Response is either 0 or 1, with 0 representing “ba” and 1 representing “pa.” The SOA term represents the Stimulus Onset Asynchrony. The AQ term represents the autism quotient. The Trial order term represents the trial order. The token term represents the underlying video token. The first term s(SOA) is a spline-based smoothing formula for the main effect of SOA. These smoothing terms are similar to those used in smoothing-spline analysis of variance, where the curve is based on localized linear estimation. The second term s(AQ) is a spline-based smoothing formula for the main effect of autism quotient. The third term s(Trial order) is a smoothing formula for the overall effects of trial order. The fourth term ti(SOA, AQ) is a tensor for the interaction between SOA and autism quotient. Tensors are a type of smoothing method that provide a stable an interpretable way of specifying models with main effects and interactions, allowing the s(SOA) and s(AQ) terms to carry all of the main effect information, leaving ti(SOA, AQ) to account for the interactions only—the shape of the window of integration. The fifth term s(SOA, subject, bs = “re”) is a random effect smoothing term for SOA by subject. The sixth term s(AQ, subject, bs = “re”) is a random effect smoothing term for AQ by subject. The seventh term s(Trial order, subject, bs = “fs”, m = 1) is an complex interaction smoothing term for trial order by subject. The eighth term ti(SOA, AQ, subject, bs = “fs”, m = 1) is a complex interaction smoothing term for SOA and AQ by subject. The ninth and last term s(token, bs = “re”) is a simple smoothing term for each of the 10 tokens (5 of “ba” and 5 of “pa”). The model was run using the maximum-likelihood (ML) method. The results of the model can be seen in Table 3.
The adjusted R-squared is 0.176, explaining 16.5% of the deviance (Maximum Likelihood (ML) = 5.52 e 3, Number = 180 trials in the analysis * 50 participants = 9,000). The results show that the relationship between SOA and response is significant such that the participants differed in their reported perceptions based on SOA. In addition, there is also a significant relationship between SOA and AQ. The random effects of trial order, subject, and token are also highly significant. Interpreting these results is aided by visualization, as seen in Figure 8. Figure 8 is based on a tensor formula, which produces a less variegated image than the formula above, but allows standard error mapping. The use of standard error mapping helps in visualizing the nature of the significant relationships between SOA and autism quotient.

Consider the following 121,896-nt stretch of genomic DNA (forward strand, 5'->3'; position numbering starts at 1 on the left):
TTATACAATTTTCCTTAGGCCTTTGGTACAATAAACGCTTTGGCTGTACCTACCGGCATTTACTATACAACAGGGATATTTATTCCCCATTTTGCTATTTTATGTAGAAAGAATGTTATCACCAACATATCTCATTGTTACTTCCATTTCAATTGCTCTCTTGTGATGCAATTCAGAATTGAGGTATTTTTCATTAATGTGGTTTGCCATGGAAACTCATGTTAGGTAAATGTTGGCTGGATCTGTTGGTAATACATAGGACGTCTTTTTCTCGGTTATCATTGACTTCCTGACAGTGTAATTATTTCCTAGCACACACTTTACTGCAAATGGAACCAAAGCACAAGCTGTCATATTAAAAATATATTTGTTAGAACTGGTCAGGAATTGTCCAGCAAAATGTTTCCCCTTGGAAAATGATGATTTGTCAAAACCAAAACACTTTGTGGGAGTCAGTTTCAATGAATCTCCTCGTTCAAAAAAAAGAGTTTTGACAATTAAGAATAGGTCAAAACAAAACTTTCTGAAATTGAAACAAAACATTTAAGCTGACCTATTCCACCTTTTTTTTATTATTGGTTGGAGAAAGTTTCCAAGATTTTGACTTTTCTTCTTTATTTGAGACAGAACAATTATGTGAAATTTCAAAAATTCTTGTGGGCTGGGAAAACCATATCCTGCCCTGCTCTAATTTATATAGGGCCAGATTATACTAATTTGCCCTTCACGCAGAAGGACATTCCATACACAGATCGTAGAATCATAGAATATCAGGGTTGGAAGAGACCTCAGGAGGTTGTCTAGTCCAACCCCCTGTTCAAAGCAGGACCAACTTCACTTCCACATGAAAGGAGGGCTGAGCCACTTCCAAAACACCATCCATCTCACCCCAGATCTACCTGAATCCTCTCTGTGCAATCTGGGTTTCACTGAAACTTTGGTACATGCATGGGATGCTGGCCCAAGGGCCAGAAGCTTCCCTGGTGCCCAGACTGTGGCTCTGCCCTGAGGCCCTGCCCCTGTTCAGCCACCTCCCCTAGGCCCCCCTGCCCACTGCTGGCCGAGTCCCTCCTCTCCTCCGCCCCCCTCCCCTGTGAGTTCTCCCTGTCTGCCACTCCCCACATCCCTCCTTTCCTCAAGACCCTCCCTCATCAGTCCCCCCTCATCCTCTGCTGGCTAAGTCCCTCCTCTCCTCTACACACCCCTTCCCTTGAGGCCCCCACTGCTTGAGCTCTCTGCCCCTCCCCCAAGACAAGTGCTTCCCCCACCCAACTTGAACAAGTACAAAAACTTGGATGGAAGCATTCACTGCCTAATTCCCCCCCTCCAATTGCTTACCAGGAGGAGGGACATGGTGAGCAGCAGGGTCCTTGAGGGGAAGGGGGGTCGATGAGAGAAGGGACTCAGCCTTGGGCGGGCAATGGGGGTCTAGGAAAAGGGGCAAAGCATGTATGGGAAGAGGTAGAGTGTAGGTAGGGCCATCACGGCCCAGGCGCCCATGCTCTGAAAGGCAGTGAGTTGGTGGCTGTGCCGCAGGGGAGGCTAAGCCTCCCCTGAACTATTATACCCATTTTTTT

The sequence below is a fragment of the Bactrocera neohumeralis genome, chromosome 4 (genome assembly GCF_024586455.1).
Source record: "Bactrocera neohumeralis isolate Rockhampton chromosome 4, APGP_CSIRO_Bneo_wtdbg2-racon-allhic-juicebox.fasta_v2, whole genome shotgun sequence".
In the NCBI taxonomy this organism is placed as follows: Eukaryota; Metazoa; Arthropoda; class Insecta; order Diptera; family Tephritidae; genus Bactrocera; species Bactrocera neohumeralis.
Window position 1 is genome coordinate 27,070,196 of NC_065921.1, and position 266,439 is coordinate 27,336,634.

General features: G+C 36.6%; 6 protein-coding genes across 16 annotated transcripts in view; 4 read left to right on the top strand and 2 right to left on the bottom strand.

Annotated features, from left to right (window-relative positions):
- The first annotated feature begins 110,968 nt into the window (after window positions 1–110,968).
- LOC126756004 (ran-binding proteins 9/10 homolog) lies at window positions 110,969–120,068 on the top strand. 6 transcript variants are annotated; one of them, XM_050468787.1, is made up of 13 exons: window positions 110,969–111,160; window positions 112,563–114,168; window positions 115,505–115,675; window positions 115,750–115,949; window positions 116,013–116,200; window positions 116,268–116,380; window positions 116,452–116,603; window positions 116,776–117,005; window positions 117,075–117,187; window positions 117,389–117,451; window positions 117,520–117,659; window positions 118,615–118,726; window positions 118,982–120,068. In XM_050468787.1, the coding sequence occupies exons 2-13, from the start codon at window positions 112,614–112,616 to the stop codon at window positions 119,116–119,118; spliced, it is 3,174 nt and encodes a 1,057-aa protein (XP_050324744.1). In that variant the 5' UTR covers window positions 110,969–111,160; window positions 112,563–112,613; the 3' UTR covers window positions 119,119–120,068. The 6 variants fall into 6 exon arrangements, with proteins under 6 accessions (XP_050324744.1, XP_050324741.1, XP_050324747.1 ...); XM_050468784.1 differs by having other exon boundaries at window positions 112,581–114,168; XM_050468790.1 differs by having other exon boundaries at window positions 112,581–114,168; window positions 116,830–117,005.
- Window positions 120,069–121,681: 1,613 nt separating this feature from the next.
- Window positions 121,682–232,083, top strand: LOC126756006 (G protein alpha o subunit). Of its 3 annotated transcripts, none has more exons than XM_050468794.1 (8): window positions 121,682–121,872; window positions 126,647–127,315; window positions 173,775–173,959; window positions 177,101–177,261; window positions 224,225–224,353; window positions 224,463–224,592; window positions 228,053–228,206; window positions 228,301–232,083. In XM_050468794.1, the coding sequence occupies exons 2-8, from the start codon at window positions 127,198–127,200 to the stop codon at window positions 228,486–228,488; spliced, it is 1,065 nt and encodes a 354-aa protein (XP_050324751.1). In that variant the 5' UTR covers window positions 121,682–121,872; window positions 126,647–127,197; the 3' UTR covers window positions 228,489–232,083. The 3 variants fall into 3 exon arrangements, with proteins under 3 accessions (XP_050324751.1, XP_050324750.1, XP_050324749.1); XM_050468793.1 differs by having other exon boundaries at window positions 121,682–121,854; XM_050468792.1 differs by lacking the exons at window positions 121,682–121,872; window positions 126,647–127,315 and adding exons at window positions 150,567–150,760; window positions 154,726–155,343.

Figure 8. Interaction between SOA and AQ: Black lines represent a model-based smoothed arbitrary boundary of similar “pa” responses based on SOA and AQ. The red long-dashed lines represent −1 standard error from black lines. The blue short-dashed lines represent +1 standard error from black lines. The color map is a standard terrain map, with dark green representing more “ba” responses, and white representing the most “pa” responses. The small black dots represent the exact positions of recorded data points along SOA and AQ.
The results show that, for participants with a low AQ score, their temporal windows of integration are narrower, demonstrating greater temporal acuity in processing visual and tactile speech information. This shows up as steep color changes, similar to what one sees on topographical maps of steeply mountainous regions. As AQ increases, the shape of the temporal window of integration flattens. That is, the relationship between lip opening/facial relaxation and the timing of the air puff diminishes from the perspective of the perceiver. This shows up in the map as less steep changes in color across the SOA, similar to what one see on maps of flatter terrain. The overall impact is as looking at a mountain with the ridge along the SOA = 0 line, and whose peak is at the bottom of the map.
It is not enough to show significant effects in GAMM models, we must also demonstrate that the relevant components of the model also account for significant portions of the variability in the overall model, and that the model is not missing necessary components. This is accomplished by back-fitting, or comparing the maximum-likelihood results in the GAMM equivalent of an F-test; several such comparisons support our model choice.
A linear variable testing for the relationship between AQ and likelihood of responding “pa” showed that people with higher AQs were significantly more likely to respond “pa,” but to such a small degree that including this term had no measurable effect on model variability. Following the standards of back-fitting, that term was eliminated from the final model. In addition, attempts to identify which of (Baron-Cohen et al.'s, 2001) original five categories were significant influences within the AQ yielded no significant results.